Bills May Go Through Roof
Energy assistance officials predict heating costs will jump ten percent over last year. MU Extension Housing Specialist Barbara Buffaloe says now is the time ready your home for the winter.
"If we start working on energy savings now, by the time the rates do increase, it's not going to be that hard on your pocket book," explained Buffaloe. She recommends using special insulation kits for windows, cleaning furnace filters monthly, and using weather stripping.
The National Energy Assistance Directors Association predicts price spikes across the board. Natural gas will rise 5 percent, electricity 7 percent, and oil will jump 28 percent.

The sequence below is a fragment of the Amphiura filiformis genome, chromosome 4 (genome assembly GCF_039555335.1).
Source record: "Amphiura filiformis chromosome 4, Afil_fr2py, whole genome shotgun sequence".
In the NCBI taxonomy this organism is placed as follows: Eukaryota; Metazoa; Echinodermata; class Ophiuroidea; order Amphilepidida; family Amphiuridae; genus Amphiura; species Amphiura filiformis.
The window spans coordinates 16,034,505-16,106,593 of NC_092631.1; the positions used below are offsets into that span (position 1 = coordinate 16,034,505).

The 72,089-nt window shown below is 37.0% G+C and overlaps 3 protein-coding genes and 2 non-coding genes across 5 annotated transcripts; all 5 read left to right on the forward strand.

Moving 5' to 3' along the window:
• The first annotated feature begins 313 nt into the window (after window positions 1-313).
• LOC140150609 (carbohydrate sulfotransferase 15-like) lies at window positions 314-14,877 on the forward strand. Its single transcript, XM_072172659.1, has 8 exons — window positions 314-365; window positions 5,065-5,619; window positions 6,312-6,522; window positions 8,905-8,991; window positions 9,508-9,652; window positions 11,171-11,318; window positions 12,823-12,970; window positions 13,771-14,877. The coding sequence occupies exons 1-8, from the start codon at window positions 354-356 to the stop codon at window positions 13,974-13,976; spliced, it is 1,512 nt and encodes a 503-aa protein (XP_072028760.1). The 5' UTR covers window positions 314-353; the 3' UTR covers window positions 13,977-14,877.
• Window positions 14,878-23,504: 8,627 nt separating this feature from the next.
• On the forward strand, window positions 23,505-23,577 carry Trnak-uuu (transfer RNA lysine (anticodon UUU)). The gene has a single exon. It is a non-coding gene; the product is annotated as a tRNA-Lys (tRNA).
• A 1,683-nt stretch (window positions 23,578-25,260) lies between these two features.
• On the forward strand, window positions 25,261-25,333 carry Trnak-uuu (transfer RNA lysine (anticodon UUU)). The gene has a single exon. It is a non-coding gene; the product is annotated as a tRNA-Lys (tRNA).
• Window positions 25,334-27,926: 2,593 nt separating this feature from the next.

MU researchers say investing just a couple hundred dollars on home maintenance could save you 10 to 15 percent on your winter heating bill. Heating technicians say energy savings starts with servicing your furnace.
"Making sure that that's clean is very important. And that's not something necessarily a homeowner can do. It has to be taken all apart," said J.C. Morris from Tiger Appliance Heating and Cooling.
Consumers can also lower thermostats when not at home, open blinds during the day, and repair door cracks.
Th average U.S. household will pay almost $1,000 in heating costs this winter, which is up $90 over last year.
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